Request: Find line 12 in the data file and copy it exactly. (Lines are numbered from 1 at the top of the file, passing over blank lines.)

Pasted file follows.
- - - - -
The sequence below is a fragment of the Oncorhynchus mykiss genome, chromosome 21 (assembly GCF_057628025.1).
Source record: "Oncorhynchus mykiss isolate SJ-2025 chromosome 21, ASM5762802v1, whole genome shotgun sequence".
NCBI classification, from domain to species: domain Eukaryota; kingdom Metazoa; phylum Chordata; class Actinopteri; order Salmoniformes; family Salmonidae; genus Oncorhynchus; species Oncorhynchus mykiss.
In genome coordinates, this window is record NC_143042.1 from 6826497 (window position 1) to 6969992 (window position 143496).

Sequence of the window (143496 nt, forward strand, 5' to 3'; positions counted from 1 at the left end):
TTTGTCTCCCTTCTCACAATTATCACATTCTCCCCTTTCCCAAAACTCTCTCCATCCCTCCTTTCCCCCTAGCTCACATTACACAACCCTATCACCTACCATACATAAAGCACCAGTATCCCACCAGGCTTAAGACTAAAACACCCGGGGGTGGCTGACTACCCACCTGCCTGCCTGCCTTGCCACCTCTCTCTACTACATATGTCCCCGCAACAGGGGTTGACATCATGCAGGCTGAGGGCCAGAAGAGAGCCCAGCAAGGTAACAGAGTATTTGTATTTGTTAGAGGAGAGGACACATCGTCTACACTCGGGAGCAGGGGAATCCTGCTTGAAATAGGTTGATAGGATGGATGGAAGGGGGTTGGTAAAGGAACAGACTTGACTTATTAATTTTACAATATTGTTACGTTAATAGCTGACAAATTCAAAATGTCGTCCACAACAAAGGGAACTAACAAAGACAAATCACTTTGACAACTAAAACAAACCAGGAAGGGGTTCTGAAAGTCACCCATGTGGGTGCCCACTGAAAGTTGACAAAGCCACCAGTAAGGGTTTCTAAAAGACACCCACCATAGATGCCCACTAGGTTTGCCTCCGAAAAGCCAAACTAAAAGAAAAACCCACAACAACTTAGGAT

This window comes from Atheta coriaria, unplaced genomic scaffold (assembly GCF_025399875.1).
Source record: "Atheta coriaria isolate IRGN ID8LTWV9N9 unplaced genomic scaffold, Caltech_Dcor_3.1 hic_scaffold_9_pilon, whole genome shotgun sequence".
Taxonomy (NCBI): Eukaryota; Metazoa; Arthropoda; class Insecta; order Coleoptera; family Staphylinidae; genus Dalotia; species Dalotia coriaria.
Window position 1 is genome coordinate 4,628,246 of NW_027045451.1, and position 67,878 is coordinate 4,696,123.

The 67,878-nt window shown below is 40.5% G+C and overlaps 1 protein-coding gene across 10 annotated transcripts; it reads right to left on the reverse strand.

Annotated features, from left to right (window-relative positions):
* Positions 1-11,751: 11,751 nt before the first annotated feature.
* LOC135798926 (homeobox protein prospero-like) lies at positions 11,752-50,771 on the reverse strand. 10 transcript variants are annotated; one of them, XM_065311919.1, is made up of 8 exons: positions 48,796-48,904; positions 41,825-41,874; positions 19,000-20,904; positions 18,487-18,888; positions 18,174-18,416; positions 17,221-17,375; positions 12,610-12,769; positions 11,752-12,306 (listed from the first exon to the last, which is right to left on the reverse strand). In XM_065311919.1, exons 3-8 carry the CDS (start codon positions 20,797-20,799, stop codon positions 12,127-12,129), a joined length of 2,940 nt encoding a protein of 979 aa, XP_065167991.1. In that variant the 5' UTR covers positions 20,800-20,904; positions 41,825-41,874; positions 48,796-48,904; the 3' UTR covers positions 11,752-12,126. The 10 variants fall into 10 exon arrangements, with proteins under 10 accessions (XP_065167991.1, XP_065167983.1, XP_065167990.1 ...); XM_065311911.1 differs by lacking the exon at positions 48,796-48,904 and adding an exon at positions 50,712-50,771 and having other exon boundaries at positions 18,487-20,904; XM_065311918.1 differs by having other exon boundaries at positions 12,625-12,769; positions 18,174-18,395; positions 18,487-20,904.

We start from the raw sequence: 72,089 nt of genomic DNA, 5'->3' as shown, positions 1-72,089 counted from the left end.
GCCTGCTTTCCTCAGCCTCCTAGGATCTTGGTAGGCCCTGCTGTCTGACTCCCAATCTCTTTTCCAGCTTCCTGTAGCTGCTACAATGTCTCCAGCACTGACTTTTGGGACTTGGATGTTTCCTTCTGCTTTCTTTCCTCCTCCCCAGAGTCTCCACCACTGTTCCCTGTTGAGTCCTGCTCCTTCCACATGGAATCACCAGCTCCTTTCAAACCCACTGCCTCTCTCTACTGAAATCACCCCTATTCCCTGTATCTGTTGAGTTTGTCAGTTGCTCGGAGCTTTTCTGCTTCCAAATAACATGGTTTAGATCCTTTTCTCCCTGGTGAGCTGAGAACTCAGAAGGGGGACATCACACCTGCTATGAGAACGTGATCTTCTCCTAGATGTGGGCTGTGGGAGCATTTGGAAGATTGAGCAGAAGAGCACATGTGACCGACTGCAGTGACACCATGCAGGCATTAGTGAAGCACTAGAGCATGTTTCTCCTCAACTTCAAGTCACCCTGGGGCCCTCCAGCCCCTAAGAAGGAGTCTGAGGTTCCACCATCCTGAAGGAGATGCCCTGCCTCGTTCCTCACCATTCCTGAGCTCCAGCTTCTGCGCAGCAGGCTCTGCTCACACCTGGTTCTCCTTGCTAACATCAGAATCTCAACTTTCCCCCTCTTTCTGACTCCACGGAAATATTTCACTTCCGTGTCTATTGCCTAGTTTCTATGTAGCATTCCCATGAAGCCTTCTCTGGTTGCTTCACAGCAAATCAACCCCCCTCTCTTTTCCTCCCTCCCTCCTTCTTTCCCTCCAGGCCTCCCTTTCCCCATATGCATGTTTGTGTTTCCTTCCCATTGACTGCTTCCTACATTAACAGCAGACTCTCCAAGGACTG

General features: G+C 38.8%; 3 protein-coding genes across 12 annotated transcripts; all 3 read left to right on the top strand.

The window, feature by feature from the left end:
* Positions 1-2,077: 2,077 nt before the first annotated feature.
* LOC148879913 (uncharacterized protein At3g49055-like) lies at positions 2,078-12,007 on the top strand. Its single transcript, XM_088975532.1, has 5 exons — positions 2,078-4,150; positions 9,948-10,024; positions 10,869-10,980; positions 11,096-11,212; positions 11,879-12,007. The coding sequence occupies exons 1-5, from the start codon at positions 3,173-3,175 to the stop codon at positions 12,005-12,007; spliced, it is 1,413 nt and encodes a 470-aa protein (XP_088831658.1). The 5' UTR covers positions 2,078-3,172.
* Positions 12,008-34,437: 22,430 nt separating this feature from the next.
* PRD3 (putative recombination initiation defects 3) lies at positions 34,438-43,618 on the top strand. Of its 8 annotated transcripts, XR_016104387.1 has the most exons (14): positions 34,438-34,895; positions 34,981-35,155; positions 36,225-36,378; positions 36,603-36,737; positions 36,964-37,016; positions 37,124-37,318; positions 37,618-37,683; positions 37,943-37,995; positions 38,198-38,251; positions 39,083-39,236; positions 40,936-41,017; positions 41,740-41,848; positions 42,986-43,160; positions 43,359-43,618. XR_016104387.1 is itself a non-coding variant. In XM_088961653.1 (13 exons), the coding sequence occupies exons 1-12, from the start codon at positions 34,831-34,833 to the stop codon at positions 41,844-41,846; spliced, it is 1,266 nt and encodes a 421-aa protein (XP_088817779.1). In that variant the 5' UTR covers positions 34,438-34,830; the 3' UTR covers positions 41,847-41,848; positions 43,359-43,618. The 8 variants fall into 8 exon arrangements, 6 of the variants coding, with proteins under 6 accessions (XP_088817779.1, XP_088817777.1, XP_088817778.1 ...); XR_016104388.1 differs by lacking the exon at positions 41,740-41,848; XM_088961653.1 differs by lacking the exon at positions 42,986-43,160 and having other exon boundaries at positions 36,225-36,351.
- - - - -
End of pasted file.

Annotated features, from left to right (window-relative positions):